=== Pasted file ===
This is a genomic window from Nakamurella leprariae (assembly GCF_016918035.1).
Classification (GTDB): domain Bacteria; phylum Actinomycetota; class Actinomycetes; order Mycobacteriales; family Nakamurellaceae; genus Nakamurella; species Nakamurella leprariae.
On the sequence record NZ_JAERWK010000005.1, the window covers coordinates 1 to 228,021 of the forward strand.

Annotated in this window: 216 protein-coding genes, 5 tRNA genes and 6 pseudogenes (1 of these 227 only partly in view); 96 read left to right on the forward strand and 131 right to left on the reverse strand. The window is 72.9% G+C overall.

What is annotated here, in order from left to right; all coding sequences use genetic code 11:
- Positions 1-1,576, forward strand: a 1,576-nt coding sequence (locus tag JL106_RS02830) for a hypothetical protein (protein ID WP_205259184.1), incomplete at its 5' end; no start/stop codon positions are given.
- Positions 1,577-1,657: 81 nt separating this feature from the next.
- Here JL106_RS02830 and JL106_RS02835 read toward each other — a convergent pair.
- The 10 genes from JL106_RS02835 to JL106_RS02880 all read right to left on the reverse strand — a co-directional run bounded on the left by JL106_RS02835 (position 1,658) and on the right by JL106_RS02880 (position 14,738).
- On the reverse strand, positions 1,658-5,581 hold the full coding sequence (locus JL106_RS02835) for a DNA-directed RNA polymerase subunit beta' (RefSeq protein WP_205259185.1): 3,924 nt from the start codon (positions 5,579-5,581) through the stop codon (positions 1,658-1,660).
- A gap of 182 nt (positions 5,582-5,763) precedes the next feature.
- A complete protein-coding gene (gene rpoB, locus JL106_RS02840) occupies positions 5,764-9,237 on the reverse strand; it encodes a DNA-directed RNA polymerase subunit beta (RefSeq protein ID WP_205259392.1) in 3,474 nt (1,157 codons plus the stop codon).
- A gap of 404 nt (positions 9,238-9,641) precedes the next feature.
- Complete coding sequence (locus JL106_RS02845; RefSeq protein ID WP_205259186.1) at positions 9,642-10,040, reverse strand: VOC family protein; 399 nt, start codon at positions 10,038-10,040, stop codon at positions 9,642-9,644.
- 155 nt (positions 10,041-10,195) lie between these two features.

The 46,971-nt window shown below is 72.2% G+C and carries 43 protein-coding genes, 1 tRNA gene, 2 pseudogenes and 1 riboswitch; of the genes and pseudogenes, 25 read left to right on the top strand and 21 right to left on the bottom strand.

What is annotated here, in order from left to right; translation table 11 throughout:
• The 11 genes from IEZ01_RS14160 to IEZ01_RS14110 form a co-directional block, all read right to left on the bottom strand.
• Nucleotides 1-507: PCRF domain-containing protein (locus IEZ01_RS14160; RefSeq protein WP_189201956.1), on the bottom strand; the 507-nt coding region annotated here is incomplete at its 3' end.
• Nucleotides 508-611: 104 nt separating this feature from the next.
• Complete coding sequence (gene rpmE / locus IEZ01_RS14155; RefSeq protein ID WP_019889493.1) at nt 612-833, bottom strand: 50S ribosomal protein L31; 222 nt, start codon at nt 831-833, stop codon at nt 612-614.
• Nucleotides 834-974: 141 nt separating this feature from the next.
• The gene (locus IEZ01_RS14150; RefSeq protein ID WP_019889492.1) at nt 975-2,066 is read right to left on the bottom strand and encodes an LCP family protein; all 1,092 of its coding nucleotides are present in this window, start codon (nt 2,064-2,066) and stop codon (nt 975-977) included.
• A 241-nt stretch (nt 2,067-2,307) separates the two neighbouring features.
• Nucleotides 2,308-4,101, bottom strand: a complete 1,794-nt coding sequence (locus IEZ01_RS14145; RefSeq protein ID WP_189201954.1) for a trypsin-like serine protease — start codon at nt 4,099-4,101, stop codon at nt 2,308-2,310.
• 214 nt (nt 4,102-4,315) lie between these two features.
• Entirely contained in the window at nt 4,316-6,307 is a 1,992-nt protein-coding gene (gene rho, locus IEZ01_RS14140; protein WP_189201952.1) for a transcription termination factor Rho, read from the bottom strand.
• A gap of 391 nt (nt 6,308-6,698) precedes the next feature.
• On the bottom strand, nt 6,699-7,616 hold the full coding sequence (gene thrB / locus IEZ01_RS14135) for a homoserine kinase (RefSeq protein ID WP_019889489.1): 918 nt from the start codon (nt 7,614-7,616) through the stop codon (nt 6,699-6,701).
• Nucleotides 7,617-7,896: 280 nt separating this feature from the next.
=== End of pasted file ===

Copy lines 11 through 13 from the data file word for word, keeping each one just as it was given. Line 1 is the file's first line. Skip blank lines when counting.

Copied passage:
- A gap of 182 nt (positions 5,582-5,763) precedes the next feature.
- A complete protein-coding gene (gene rpoB, locus JL106_RS02840) occupies positions 5,764-9,237 on the reverse strand; it encodes a DNA-directed RNA polymerase subunit beta (RefSeq protein ID WP_205259392.1) in 3,474 nt (1,157 codons plus the stop codon).
- A gap of 404 nt (positions 9,238-9,641) precedes the next feature.